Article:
In our last update we advised that a second case had been filed in the Federal Court by a casual employee of labour hire company, Workpac. The employee is seeking to be paid for annual leave as well as other forms of leave. This is despite the fact that the employee had been paid a casual loading during his casual employment.
The case is looking like it will become a test case on the validity of the decision in Skene, where a casual employee was awarded annual leave entitlements despite being employed as a casual employee and paid a casual loading. The Federal Industrial Relations Minister has been granted leave to intervene in the case and is echoing the concerns being raised by employers. These being the practical outcome of the previous decision and any others made based on the same premise amounts to double dipping by casual employees. As a minimum it is being argued that if there is an entitlement to paid leave entitlements, then the 25% loading which has already been paid to casual employees, should be able to be offset against the cost of such entitlements. Such an outcome would at least address the issue of double dipping.
The CFMMEU, Mr Skene (the casual employee subject to the previous Full Bench decision) and another Workpac employee Mr Meaney, who is represented by class action firm Adero, have also sought leave to intervene in the case.
A request has been made to refer the case to a Full Bench of the Federal Court. The next step in the process is for the Federal Industrial Relations Minister and Workpac to provide submissions in support of the request for the matter to be referred to a Full Bench of the Federal Court.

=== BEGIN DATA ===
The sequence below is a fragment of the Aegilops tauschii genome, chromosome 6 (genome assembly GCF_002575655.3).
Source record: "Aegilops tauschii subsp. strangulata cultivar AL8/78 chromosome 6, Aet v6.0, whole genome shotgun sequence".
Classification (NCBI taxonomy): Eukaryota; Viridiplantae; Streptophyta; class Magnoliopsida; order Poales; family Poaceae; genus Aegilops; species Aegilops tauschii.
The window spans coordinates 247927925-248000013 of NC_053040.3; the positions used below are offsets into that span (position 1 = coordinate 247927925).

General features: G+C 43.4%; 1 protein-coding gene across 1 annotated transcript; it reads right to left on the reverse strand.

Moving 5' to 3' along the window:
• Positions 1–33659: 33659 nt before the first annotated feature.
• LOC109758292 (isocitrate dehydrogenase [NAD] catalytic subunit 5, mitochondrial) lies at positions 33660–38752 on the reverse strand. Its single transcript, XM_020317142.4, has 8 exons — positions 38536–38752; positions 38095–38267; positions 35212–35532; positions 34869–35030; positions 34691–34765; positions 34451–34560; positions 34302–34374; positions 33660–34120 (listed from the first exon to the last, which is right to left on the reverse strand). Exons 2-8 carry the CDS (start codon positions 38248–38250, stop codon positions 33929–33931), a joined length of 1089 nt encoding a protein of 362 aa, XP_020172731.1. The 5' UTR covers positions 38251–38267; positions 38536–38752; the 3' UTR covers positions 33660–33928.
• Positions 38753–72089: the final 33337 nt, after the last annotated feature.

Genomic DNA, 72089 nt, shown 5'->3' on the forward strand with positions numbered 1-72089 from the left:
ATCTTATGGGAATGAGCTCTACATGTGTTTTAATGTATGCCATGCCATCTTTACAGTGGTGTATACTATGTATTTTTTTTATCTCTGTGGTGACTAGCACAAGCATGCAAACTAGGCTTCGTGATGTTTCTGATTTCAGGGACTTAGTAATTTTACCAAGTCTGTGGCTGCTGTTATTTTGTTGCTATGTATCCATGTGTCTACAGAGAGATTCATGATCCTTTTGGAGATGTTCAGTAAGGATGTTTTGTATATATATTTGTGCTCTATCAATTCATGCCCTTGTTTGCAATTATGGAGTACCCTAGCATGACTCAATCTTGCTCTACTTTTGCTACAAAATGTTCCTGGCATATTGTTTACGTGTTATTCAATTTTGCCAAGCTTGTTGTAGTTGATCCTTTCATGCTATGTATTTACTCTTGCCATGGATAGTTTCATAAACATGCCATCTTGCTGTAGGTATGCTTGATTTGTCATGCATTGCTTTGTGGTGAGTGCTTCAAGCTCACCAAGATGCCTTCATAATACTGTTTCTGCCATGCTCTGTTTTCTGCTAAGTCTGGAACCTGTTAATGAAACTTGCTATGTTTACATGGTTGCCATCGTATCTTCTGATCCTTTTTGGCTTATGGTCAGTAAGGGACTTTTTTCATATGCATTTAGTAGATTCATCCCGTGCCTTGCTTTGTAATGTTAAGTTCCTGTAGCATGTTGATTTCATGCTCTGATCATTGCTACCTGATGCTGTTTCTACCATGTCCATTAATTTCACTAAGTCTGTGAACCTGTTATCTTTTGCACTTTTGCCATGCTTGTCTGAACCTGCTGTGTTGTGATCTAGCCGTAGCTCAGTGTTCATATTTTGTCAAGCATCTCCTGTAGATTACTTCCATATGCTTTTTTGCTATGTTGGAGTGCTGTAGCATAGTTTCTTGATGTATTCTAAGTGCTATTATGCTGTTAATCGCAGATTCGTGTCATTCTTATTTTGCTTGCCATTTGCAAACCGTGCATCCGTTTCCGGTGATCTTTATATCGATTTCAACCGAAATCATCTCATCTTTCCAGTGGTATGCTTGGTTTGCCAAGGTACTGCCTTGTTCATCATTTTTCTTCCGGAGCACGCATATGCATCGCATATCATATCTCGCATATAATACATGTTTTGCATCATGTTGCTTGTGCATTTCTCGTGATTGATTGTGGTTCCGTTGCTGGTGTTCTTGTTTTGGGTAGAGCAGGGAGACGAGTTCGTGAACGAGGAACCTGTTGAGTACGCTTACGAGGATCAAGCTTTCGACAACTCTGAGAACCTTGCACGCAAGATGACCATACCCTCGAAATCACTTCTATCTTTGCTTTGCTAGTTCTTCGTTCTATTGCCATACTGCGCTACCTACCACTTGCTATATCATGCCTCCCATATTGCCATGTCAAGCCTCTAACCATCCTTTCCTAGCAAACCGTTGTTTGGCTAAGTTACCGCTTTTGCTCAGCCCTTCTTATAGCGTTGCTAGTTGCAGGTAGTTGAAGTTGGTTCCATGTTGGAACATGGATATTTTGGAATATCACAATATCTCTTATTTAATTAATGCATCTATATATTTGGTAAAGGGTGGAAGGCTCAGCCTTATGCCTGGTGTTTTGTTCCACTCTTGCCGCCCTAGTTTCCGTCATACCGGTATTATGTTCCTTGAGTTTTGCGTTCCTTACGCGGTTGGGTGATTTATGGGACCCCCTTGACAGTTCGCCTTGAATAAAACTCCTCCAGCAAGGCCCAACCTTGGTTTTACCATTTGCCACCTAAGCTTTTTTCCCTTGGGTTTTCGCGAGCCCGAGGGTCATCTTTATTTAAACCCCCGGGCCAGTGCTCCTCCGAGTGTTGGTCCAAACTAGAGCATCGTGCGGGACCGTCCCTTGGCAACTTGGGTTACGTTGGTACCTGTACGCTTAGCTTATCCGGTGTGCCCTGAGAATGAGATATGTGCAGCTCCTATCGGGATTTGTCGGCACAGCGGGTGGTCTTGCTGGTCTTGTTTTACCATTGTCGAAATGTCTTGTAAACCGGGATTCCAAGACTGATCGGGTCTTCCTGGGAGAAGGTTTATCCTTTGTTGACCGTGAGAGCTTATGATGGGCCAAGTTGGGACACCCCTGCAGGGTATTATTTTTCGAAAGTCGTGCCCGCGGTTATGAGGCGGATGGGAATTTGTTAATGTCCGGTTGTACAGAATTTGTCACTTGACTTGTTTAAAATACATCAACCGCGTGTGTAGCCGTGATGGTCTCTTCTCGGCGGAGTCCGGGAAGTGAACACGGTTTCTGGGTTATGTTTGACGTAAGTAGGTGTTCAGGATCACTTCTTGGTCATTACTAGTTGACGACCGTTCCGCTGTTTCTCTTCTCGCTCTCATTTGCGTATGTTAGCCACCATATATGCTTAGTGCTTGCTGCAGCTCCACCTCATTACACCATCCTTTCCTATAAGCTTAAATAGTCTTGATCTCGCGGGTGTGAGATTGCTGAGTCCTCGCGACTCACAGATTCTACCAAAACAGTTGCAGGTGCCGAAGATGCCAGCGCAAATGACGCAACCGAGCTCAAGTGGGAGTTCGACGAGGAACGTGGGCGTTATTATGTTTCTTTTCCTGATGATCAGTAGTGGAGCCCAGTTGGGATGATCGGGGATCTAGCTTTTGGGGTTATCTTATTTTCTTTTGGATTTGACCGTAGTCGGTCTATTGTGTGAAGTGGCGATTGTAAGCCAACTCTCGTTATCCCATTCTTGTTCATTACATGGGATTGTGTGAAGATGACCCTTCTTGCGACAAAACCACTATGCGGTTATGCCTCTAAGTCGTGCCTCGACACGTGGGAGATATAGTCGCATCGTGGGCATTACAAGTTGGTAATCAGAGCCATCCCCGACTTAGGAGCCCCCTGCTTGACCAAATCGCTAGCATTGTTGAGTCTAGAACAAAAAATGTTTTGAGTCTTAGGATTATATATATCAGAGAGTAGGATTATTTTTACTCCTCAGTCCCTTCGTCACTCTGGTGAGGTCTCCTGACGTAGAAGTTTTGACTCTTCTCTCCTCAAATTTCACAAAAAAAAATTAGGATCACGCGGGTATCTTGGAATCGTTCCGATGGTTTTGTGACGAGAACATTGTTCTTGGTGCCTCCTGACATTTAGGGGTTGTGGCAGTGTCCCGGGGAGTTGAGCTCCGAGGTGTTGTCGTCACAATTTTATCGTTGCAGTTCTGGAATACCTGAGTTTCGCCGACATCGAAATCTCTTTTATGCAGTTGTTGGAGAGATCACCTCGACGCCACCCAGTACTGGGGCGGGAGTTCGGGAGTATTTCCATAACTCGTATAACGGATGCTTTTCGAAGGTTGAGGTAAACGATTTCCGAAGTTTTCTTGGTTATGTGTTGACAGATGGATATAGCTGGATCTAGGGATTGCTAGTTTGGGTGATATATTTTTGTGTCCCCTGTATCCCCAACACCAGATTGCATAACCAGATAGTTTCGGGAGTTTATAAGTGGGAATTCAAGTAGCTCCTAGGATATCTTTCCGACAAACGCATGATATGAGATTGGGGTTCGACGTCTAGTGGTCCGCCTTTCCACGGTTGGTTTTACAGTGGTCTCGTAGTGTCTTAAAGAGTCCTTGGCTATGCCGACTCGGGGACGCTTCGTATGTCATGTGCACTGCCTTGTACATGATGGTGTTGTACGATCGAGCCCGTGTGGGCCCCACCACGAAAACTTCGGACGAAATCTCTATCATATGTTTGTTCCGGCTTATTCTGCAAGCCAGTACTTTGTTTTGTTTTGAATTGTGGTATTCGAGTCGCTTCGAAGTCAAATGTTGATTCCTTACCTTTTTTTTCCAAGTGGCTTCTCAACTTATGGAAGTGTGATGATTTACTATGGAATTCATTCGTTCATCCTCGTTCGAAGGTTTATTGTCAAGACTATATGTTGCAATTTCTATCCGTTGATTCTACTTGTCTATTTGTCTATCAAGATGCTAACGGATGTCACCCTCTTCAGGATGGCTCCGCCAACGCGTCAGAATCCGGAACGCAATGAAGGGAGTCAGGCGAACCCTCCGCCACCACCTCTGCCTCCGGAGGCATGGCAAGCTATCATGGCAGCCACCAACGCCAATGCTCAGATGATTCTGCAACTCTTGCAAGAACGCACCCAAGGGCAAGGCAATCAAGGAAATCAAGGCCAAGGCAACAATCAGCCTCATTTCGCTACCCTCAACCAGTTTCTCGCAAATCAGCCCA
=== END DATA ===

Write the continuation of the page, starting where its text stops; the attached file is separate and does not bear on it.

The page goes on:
The next Court date has not yet been set.
As anticipated in our last update, greater clarity is likely to be provided by this next case. The parties are certainly gearing up to treat it as a test case of the decision in the initial Workpac casual entitlement case involving Mr Skene. This is good news for employers as clarity is absolutely necessary on this serious matter. If the decision in the first Workpac case was to be extended generally to casual employees, there are many employers who will have an unexpected liability for unpaid leave.
We recommend that whilst this matter progresses through the Court that clients remain vigilant about how they use casual employees and seek advice if they are concerned about their options for employing people going forward. We will keep you updated as the matter progresses.
If you have any concerns about your employment practices or potential liability for unpaid leave entitlements, contact our HR Division, Providence HR to discuss your options. The Managing Director of Providence HR, Cheryl-Anne Laird can be reached on (07) 3218 3014 or Cheryl-Anne.Laird@providencehr.com.au.